The following excerpt is from Chapter 2, Security Policies, of Web Security Field Guide, written by Steve Kalman and published by Cisco Press.
Security is expensive. Before allocating funds, senior management will want to know what they are buying, what it will protect and what alternatives they have. This section presents the tools you need to answer those questions.
The following is a good definition of security:
"Tools and techniques that prevent unauthorized people or processes from doing anything with or to your data, computers or peripherals."
Security is not a firewall or cryptography or a virus scanner; although, they are all components of a security solution. It is a process that examines and then mitigates the risks that arise from your company's day-to-day activities.
Kinds of security risks
Risks come in a wide variety of forms. Here are some examples:
- Loss of assets (theft)
- Service disruption (business interruption)
- Loss of reputation (disparagement)
- Expenses of recovery (profitability impact)
Shareholders expect managers to protect or enhance the value of the company. Security breaches that affect any of these items violate shareholders' expectations.
Note: Another kind of risk is just now emerging: the risk of running afoul of the law. Many new laws include punitive measures (usually fines). Three examples from the United States are Graham-Leach-Billey, which affects U.S. financial institutions and requires disclosure of privacy policies to customers; the Health Insurance Privacy and Portability Act (HIPPA), which restricts disclosure of health-related data along with personally identifying information; and the Electronic Communications Privacy Act (ECPA), which specifies who can read whose e-mails under what conditions.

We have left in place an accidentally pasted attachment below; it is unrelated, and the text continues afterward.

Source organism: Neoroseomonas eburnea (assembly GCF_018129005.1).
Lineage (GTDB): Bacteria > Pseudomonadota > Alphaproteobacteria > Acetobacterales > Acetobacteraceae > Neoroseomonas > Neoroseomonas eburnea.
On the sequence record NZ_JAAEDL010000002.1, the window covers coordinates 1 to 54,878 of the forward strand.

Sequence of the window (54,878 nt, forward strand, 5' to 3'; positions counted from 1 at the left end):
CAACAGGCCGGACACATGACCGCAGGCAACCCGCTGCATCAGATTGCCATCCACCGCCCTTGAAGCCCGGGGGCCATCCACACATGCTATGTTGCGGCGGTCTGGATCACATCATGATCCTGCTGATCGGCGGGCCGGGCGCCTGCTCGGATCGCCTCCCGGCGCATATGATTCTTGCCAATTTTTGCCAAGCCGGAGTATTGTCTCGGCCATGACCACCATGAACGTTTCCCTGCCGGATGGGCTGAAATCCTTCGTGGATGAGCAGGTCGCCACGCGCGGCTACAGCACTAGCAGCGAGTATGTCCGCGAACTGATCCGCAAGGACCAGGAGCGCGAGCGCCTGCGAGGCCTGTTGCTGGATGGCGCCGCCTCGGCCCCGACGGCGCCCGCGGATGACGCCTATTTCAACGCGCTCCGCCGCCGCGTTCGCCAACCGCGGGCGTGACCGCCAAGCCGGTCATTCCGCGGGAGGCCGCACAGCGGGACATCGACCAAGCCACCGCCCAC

Knowing the enemy
A common security mistake is to assume that attacks always come from outside your organization. Many companies do the technological equivalent of digging a deep moat around the organization and filling it with hungry alligators, then leaving the interior doors unlocked.
You might like to assume that hackers are nearly all pimply-faced, teenagers. This just isn't so. A few artists can find security flaws in systems and exploit them. Some of those talented -- but -- misguided individuals codify their exploits into scripts and release them on the Internet where a subclass of hackers, known as Script Kiddiez, try to use those scripted exploits. The bad news is that there are a lot of those "Kiddiez." However, the very fact that they are scripted attacks makes them easy to detect and often fairly simple to defend against. (See Chapter 11, "Maintaining Ongoing Security," for details.) Your ID Badge gets you in through the front door and into your work area. It also prevents you from going where you are not allowed. As a society, we've had hundreds of years of experience designing physical security systems (which still get breached, by the way).Computers have been with us for only a few decades; computer networks even less time. A CSI/FBI study (conducted annually, available at www.gocsi.com) states that more than half of all intrusions are by insiders. Security professionals have to work a lot harder to protect their organizations against this class of intruders. By and large, they are more sophisticated computer users. Even worse, they already have valid credentials that allow them access to the network. You have to apply the restricted-area-badge concept to your internal networks, as well. Many of the chapters in this book are specifically aimed at protecting against this internal user threat. Chapter 6, "Enhancing the FTP Server," is a prime example. In it, you learn (among other things) how to encrypt FTP logins so that insiders cannot listen in and steal other users' credentials.